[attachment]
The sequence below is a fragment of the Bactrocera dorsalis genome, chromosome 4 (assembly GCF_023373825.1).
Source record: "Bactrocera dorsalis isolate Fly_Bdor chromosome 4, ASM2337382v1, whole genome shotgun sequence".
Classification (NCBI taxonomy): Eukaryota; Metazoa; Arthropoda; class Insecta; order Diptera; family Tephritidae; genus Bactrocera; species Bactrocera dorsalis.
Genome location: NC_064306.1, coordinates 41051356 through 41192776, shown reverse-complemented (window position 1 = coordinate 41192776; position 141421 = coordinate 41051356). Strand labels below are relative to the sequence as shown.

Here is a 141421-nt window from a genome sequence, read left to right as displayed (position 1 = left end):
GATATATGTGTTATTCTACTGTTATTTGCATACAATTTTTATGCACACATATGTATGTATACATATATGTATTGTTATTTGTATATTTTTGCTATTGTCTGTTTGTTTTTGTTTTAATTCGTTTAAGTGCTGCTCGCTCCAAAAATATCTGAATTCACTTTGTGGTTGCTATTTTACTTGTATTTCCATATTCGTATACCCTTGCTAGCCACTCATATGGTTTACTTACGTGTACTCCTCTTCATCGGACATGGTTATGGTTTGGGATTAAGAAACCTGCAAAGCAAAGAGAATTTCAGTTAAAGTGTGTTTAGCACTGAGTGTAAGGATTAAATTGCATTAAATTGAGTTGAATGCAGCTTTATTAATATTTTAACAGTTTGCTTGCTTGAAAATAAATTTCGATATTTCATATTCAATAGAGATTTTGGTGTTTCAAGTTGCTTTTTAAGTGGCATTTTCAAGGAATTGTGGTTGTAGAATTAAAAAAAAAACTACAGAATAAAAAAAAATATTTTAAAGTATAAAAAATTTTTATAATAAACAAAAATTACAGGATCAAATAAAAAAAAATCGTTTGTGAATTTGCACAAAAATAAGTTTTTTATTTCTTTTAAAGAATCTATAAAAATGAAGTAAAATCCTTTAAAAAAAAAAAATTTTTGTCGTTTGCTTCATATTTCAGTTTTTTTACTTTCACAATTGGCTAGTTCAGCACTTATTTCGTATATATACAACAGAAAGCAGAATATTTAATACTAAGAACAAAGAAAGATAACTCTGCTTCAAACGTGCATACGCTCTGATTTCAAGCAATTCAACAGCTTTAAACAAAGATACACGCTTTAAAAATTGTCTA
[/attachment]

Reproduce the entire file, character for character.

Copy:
The sequence below is a fragment of the Bactrocera dorsalis genome, chromosome 4 (assembly GCF_023373825.1).
Source record: "Bactrocera dorsalis isolate Fly_Bdor chromosome 4, ASM2337382v1, whole genome shotgun sequence".
Classification (NCBI taxonomy): Eukaryota; Metazoa; Arthropoda; class Insecta; order Diptera; family Tephritidae; genus Bactrocera; species Bactrocera dorsalis.
Genome location: NC_064306.1, coordinates 41051356 through 41192776, shown reverse-complemented (window position 1 = coordinate 41192776; position 141421 = coordinate 41051356). Strand labels below are relative to the sequence as shown.

Here is a 141421-nt window from a genome sequence, read left to right as displayed (position 1 = left end):
GATATATGTGTTATTCTACTGTTATTTGCATACAATTTTTATGCACACATATGTATGTATACATATATGTATTGTTATTTGTATATTTTTGCTATTGTCTGTTTGTTTTTGTTTTAATTCGTTTAAGTGCTGCTCGCTCCAAAAATATCTGAATTCACTTTGTGGTTGCTATTTTACTTGTATTTCCATATTCGTATACCCTTGCTAGCCACTCATATGGTTTACTTACGTGTACTCCTCTTCATCGGACATGGTTATGGTTTGGGATTAAGAAACCTGCAAAGCAAAGAGAATTTCAGTTAAAGTGTGTTTAGCACTGAGTGTAAGGATTAAATTGCATTAAATTGAGTTGAATGCAGCTTTATTAATATTTTAACAGTTTGCTTGCTTGAAAATAAATTTCGATATTTCATATTCAATAGAGATTTTGGTGTTTCAAGTTGCTTTTTAAGTGGCATTTTCAAGGAATTGTGGTTGTAGAATTAAAAAAAAAACTACAGAATAAAAAAAAATATTTTAAAGTATAAAAAATTTTTATAATAAACAAAAATTACAGGATCAAATAAAAAAAAATCGTTTGTGAATTTGCACAAAAATAAGTTTTTTATTTCTTTTAAAGAATCTATAAAAATGAAGTAAAATCCTTTAAAAAAAAAAAATTTTTGTCGTTTGCTTCATATTTCAGTTTTTTTACTTTCACAATTGGCTAGTTCAGCACTTATTTCGTATATATACAACAGAAAGCAGAATATTTAATACTAAGAACAAAGAAAGATAACTCTGCTTCAAACGTGCATACGCTCTGATTTCAAGCAATTCAACAGCTTTAAACAAAGATACACGCTTTAAAAATTGTCTA